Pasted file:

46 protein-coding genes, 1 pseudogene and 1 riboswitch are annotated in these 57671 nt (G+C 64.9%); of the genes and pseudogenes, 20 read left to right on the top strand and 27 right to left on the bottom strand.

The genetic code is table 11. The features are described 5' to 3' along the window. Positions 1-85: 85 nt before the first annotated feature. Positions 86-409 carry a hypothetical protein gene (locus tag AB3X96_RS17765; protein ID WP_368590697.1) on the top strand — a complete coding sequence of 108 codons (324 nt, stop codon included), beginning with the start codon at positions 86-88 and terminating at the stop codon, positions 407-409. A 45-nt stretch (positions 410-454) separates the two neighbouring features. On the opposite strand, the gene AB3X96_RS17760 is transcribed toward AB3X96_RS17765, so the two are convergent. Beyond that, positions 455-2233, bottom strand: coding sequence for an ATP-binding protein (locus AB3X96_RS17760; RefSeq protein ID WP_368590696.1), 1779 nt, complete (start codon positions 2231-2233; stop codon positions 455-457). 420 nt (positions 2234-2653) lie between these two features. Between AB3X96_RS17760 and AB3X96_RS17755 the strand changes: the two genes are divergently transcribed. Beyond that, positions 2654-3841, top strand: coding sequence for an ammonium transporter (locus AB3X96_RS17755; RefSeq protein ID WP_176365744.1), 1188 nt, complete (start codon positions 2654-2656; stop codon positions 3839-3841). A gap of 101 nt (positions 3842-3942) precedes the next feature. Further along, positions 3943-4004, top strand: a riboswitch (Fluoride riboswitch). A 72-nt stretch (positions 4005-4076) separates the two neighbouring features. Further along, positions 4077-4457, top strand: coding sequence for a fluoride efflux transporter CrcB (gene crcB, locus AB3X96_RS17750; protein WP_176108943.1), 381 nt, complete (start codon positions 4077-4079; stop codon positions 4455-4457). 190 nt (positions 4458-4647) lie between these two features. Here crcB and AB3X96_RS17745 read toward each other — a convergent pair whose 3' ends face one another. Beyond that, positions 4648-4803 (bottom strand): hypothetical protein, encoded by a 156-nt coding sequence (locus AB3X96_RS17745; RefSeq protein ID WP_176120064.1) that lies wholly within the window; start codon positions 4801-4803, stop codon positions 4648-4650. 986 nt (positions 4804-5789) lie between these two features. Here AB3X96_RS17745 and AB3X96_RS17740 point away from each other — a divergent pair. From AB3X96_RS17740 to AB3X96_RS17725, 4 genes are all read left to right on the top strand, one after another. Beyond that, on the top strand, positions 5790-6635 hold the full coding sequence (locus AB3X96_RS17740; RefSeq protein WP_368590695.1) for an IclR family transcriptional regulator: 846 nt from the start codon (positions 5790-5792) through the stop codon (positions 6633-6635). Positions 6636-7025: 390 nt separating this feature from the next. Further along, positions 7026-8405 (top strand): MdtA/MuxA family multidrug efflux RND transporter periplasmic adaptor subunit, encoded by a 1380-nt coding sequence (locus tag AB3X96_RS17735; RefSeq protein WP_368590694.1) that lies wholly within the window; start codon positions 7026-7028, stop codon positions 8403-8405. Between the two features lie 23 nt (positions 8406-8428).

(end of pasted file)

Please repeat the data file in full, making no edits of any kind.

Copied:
46 protein-coding genes, 1 pseudogene and 1 riboswitch are annotated in these 57671 nt (G+C 64.9%); of the genes and pseudogenes, 20 read left to right on the top strand and 27 right to left on the bottom strand.

The genetic code is table 11. The features are described 5' to 3' along the window. Positions 1-85: 85 nt before the first annotated feature. Positions 86-409 carry a hypothetical protein gene (locus tag AB3X96_RS17765; protein ID WP_368590697.1) on the top strand — a complete coding sequence of 108 codons (324 nt, stop codon included), beginning with the start codon at positions 86-88 and terminating at the stop codon, positions 407-409. A 45-nt stretch (positions 410-454) separates the two neighbouring features. On the opposite strand, the gene AB3X96_RS17760 is transcribed toward AB3X96_RS17765, so the two are convergent. Beyond that, positions 455-2233, bottom strand: coding sequence for an ATP-binding protein (locus AB3X96_RS17760; RefSeq protein ID WP_368590696.1), 1779 nt, complete (start codon positions 2231-2233; stop codon positions 455-457). 420 nt (positions 2234-2653) lie between these two features. Between AB3X96_RS17760 and AB3X96_RS17755 the strand changes: the two genes are divergently transcribed. Beyond that, positions 2654-3841, top strand: coding sequence for an ammonium transporter (locus AB3X96_RS17755; RefSeq protein ID WP_176365744.1), 1188 nt, complete (start codon positions 2654-2656; stop codon positions 3839-3841). A gap of 101 nt (positions 3842-3942) precedes the next feature. Further along, positions 3943-4004, top strand: a riboswitch (Fluoride riboswitch). A 72-nt stretch (positions 4005-4076) separates the two neighbouring features. Further along, positions 4077-4457, top strand: coding sequence for a fluoride efflux transporter CrcB (gene crcB, locus AB3X96_RS17750; protein WP_176108943.1), 381 nt, complete (start codon positions 4077-4079; stop codon positions 4455-4457). 190 nt (positions 4458-4647) lie between these two features. Here crcB and AB3X96_RS17745 read toward each other — a convergent pair whose 3' ends face one another. Beyond that, positions 4648-4803 (bottom strand): hypothetical protein, encoded by a 156-nt coding sequence (locus AB3X96_RS17745; RefSeq protein ID WP_176120064.1) that lies wholly within the window; start codon positions 4801-4803, stop codon positions 4648-4650. 986 nt (positions 4804-5789) lie between these two features. Here AB3X96_RS17745 and AB3X96_RS17740 point away from each other — a divergent pair. From AB3X96_RS17740 to AB3X96_RS17725, 4 genes are all read left to right on the top strand, one after another. Beyond that, on the top strand, positions 5790-6635 hold the full coding sequence (locus AB3X96_RS17740; RefSeq protein WP_368590695.1) for an IclR family transcriptional regulator: 846 nt from the start codon (positions 5790-5792) through the stop codon (positions 6633-6635). Positions 6636-7025: 390 nt separating this feature from the next. Further along, positions 7026-8405 (top strand): MdtA/MuxA family multidrug efflux RND transporter periplasmic adaptor subunit, encoded by a 1380-nt coding sequence (locus tag AB3X96_RS17735; RefSeq protein WP_368590694.1) that lies wholly within the window; start codon positions 7026-7028, stop codon positions 8403-8405. Between the two features lie 23 nt (positions 8406-8428).